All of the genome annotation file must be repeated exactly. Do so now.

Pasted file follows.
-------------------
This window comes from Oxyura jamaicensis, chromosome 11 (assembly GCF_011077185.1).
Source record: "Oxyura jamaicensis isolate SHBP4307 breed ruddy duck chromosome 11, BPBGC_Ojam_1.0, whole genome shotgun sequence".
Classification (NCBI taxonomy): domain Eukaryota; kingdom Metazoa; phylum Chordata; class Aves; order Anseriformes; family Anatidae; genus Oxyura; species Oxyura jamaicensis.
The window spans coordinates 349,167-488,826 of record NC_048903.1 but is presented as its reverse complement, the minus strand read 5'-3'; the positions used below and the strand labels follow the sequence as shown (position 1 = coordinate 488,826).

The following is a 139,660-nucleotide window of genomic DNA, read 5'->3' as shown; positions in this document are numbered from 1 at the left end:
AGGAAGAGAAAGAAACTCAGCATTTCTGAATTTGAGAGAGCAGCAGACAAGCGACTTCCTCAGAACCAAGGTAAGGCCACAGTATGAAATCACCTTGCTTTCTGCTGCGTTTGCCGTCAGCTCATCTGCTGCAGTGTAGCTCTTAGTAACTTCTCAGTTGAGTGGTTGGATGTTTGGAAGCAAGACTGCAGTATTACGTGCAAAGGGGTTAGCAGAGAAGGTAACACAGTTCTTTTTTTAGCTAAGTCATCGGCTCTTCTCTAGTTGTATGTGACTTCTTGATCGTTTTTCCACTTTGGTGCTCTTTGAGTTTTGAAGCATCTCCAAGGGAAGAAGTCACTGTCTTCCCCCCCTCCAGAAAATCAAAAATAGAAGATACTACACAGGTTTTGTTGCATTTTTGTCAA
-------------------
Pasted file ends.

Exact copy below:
This window comes from Oxyura jamaicensis, chromosome 11 (assembly GCF_011077185.1).
Source record: "Oxyura jamaicensis isolate SHBP4307 breed ruddy duck chromosome 11, BPBGC_Ojam_1.0, whole genome shotgun sequence".
Classification (NCBI taxonomy): domain Eukaryota; kingdom Metazoa; phylum Chordata; class Aves; order Anseriformes; family Anatidae; genus Oxyura; species Oxyura jamaicensis.
The window spans coordinates 349,167-488,826 of record NC_048903.1 but is presented as its reverse complement, the minus strand read 5'-3'; the positions used below and the strand labels follow the sequence as shown (position 1 = coordinate 488,826).

The following is a 139,660-nucleotide window of genomic DNA, read 5'->3' as shown; positions in this document are numbered from 1 at the left end:
AGGAAGAGAAAGAAACTCAGCATTTCTGAATTTGAGAGAGCAGCAGACAAGCGACTTCCTCAGAACCAAGGTAAGGCCACAGTATGAAATCACCTTGCTTTCTGCTGCGTTTGCCGTCAGCTCATCTGCTGCAGTGTAGCTCTTAGTAACTTCTCAGTTGAGTGGTTGGATGTTTGGAAGCAAGACTGCAGTATTACGTGCAAAGGGGTTAGCAGAGAAGGTAACACAGTTCTTTTTTTAGCTAAGTCATCGGCTCTTCTCTAGTTGTATGTGACTTCTTGATCGTTTTTCCACTTTGGTGCTCTTTGAGTTTTGAAGCATCTCCAAGGGAAGAAGTCACTGTCTTCCCCCCCTCCAGAAAATCAAAAATAGAAGATACTACACAGGTTTTGTTGCATTTTTGTCAA